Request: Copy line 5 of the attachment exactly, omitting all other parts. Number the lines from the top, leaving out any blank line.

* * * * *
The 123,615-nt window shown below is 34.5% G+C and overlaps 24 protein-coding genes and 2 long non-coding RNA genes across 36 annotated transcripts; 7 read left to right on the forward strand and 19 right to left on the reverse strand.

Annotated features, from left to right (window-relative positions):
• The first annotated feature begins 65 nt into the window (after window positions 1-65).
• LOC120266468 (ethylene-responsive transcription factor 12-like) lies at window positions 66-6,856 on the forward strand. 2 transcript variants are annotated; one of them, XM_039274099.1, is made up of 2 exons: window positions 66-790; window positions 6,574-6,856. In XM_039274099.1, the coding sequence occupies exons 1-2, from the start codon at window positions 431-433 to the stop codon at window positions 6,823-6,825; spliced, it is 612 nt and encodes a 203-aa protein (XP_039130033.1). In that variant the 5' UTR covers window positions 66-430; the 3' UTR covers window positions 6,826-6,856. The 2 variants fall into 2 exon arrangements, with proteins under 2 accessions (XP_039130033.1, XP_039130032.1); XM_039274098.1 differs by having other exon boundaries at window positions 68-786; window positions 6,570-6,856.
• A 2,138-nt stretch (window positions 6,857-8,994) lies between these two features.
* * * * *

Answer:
• A 2,138-nt stretch (window positions 6,857-8,994) lies between these two features.